“I would consider myself a shy person,” he says, walking back down Olive Avenue on his way to his next show. “I’m not the kind to just go up and talk to people and talk to them for no reason. But performing gives me a structure that lets me connect with people. It’s about me reaching out and offering a little bit of myself and helping someone else connects with it.”

On the road

Strangely is on the road for about nine months of the year. There are drawbacks, of course.

Having a love life is tough. He got engaged in Australia. It didn’t work out. (“I’m single again, Rogue!” he proclaims in his show.) “Relationships are really difficult wherever you are,” he says. “I’m still processing that and sorting it out.”

Does he make a living as a performer?

His parents, for one, like parents for time immemorial, are worried about his financial stability.

“It depends on by what you mean by a living,” he says. “I don’t own a house. But at the same time, I don’t have any debt.”

Some fringe festivals are expensive to attend, such as Edinburgh. No free housing is provided. Last year Strangely shared a flat with three other performers and each paid $2,000 for the month.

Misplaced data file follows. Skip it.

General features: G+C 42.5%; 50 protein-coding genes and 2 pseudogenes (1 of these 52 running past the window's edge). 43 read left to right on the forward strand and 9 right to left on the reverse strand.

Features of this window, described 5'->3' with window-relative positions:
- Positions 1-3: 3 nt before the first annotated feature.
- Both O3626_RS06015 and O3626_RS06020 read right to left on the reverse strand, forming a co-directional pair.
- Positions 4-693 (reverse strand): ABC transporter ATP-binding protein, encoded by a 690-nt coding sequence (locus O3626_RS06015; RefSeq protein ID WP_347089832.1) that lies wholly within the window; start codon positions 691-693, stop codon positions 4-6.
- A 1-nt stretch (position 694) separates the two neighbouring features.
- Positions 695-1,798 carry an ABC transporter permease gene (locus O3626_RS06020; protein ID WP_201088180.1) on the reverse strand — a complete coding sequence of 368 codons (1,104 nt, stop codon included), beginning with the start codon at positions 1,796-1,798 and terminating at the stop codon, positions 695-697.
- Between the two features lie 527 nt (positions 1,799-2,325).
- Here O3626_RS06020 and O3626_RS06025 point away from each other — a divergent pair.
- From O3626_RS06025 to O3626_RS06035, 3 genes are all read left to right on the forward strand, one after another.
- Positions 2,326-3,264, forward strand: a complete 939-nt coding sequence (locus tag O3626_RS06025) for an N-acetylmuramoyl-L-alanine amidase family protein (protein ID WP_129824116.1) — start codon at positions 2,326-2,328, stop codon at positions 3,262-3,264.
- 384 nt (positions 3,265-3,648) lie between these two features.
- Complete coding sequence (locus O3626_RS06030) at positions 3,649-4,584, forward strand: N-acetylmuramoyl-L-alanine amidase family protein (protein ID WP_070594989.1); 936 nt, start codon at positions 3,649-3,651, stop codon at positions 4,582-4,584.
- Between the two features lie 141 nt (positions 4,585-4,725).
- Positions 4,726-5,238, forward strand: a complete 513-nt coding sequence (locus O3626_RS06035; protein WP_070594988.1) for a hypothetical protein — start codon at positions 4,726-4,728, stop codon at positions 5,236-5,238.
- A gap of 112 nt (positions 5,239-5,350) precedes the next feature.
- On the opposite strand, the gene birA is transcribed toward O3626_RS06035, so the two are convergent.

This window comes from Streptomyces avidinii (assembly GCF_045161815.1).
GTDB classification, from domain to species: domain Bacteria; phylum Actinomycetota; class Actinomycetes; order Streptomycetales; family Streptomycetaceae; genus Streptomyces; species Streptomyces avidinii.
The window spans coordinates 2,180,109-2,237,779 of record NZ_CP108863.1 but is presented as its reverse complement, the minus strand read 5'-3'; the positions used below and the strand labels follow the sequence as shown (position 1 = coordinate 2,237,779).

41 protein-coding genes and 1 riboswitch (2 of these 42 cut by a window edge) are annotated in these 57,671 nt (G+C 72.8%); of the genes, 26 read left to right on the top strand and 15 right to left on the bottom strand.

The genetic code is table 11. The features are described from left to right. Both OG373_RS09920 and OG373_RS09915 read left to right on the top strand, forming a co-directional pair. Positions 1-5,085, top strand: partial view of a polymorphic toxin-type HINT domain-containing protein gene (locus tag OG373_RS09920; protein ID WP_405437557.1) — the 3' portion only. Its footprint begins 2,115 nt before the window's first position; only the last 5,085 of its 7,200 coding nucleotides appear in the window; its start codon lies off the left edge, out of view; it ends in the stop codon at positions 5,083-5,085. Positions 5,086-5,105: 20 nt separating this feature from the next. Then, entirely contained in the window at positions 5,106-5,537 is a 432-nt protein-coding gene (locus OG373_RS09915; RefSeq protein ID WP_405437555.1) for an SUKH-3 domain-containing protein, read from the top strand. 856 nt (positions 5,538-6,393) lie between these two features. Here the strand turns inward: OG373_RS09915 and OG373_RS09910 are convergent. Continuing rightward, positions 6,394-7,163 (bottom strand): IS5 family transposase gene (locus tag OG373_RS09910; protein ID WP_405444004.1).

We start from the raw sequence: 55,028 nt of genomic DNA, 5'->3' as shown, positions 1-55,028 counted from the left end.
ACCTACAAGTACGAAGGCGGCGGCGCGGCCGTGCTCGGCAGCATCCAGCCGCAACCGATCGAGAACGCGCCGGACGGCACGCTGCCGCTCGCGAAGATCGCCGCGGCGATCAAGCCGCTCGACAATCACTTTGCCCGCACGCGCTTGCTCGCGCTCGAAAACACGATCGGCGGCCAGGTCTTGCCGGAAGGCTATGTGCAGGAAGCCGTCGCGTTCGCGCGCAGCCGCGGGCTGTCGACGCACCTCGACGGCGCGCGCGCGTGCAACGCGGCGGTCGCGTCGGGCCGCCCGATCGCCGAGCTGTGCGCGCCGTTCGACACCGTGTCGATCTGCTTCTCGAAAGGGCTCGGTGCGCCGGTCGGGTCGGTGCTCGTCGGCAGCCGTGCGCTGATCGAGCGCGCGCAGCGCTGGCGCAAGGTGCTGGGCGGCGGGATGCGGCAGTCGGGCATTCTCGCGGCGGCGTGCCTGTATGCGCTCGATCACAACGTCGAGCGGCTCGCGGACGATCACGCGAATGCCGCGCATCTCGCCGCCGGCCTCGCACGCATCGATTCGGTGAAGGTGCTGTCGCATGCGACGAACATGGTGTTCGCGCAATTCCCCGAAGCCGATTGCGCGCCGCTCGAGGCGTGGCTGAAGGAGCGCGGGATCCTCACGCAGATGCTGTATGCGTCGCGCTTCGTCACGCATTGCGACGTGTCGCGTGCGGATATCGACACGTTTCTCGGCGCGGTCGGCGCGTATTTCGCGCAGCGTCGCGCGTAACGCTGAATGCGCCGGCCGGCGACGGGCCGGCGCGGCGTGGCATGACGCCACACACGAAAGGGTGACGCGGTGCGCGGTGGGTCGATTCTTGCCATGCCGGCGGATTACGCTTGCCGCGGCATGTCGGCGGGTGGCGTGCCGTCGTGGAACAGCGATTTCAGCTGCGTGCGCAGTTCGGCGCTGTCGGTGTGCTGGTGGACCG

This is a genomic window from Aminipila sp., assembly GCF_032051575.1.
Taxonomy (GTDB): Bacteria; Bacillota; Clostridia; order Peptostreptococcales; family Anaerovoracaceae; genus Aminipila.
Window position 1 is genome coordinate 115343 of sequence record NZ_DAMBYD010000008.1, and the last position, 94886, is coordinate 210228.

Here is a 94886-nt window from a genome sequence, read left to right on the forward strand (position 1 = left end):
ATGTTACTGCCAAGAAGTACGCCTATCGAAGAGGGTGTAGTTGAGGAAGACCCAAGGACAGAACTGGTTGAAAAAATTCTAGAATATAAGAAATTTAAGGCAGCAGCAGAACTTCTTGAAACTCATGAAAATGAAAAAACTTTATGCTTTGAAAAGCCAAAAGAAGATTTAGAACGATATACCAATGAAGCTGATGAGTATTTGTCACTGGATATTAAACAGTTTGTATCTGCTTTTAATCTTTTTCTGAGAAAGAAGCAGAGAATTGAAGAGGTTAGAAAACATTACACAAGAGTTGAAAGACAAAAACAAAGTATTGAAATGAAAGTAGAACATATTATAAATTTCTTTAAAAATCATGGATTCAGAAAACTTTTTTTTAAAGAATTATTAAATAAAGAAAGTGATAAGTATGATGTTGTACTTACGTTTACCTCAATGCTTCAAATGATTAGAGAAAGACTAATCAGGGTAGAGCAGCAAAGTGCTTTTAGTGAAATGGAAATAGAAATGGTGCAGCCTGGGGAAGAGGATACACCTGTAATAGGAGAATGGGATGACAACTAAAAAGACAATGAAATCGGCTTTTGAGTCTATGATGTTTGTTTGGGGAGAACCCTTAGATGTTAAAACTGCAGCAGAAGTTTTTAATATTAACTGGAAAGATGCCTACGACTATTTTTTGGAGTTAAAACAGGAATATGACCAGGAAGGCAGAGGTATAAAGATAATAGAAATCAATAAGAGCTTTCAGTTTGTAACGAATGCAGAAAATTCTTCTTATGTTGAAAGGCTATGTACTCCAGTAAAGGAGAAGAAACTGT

He’s been to to Edinburgh three times but has only lost money once.

Riches aren’t likely around the corner, then. Some people do the fringe circuit in hopes of getting “discovered.”

Not Strangely. No pining for a TV show for him. A small, rapt crowd on Fulton Street is a cause for celebration and wonder.

“I don’t really have an intention of breaking through to something bigger,” he says. “I just want to get to the place that when I throw a show, people come.”

Rogue Festival

  • Nearly 50 performers featured through Saturday at eight Tower District venues. Tickets are $5-$12 plus one-time $3 Rogue wristband.
  • For reviews of shows by Jaguar Bennett, Tony Imperatrice, L. Nicole Cabe, Martin Dockery, Blake and Chelsea Jones, Peter Aguero, Ryan Adam Wells and Strangely, go to